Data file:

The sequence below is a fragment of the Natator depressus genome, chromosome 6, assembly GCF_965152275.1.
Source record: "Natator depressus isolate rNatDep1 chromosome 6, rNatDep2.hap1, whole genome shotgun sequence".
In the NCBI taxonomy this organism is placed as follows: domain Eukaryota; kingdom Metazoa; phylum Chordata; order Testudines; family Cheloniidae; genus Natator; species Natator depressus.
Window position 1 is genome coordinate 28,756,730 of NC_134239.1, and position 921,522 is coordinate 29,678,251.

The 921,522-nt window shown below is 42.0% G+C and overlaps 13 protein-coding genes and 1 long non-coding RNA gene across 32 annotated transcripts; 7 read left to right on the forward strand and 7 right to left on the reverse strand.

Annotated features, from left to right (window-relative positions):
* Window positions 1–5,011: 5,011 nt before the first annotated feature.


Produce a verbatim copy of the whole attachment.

The sequence below is a fragment of the Natator depressus genome, chromosome 6, assembly GCF_965152275.1.
Source record: "Natator depressus isolate rNatDep1 chromosome 6, rNatDep2.hap1, whole genome shotgun sequence".
In the NCBI taxonomy this organism is placed as follows: domain Eukaryota; kingdom Metazoa; phylum Chordata; order Testudines; family Cheloniidae; genus Natator; species Natator depressus.
Window position 1 is genome coordinate 28,756,730 of NC_134239.1, and position 921,522 is coordinate 29,678,251.

The 921,522-nt window shown below is 42.0% G+C and overlaps 13 protein-coding genes and 1 long non-coding RNA gene across 32 annotated transcripts; 7 read left to right on the forward strand and 7 right to left on the reverse strand.

Annotated features, from left to right (window-relative positions):
* Window positions 1–5,011: 5,011 nt before the first annotated feature.